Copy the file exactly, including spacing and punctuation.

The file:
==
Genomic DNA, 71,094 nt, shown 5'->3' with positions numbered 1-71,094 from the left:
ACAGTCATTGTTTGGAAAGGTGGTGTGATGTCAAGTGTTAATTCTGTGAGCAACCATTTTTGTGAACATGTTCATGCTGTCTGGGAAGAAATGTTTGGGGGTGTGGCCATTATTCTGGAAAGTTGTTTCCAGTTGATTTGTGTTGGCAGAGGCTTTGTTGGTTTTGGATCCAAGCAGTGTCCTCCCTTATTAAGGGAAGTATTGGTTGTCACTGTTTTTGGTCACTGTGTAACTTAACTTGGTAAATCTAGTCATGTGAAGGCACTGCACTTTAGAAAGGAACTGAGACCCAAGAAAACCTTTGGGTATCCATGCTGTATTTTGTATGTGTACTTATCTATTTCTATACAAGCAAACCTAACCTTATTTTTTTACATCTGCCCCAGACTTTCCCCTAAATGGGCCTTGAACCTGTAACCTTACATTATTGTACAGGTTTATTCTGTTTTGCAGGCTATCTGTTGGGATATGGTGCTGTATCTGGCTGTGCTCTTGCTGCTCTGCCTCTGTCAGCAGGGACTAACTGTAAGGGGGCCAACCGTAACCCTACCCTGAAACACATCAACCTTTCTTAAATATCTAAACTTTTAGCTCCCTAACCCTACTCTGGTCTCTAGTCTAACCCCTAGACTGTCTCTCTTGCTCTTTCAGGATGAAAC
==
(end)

Genomic DNA, 71,094 nt, shown 5'->3' with positions numbered 1-71,094 from the left:
ACAGTCATTGTTTGGAAAGGTGGTGTGATGTCAAGTGTTAATTCTGTGAGCAACCATTTTTGTGAACATGTTCATGCTGTCTGGGAAGAAATGTTTGGGGGTGTGGCCATTATTCTGGAAAGTTGTTTCCAGTTGATTTGTGTTGGCAGAGGCTTTGTTGGTTTTGGATCCAAGCAGTGTCCTCCCTTATTAAGGGAAGTATTGGTTGTCACTGTTTTTGGTCACTGTGTAACTTAACTTGGTAAATCTAGTCATGTGAAGGCACTGCACTTTAGAAAGGAACTGAGACCCAAGAAAACCTTTGGGTATCCATGCTGTATTTTGTATGTGTACTTATCTATTTCTATACAAGCAAACCTAACCTTATTTTTTTACATCTGCCCCAGACTTTCCCCTAAATGGGCCTTGAACCTGTAACCTTACATTATTGTACAGGTTTATTCTGTTTTGCAGGCTATCTGTTGGGATATGGTGCTGTATCTGGCTGTGCTCTTGCTGCTCTGCCTCTGTCAGCAGGGACTAACTGTAAGGGGGCCAACCGTAACCCTACCCTGAAACACATCAACCTTTCTTAAATATCTAAACTTTTAGCTCCCTAACCCTACTCTGGTCTCTAGTCTAACCCCTAGACTGTCTCTCTTGCTCTTTCAGGATGAAAC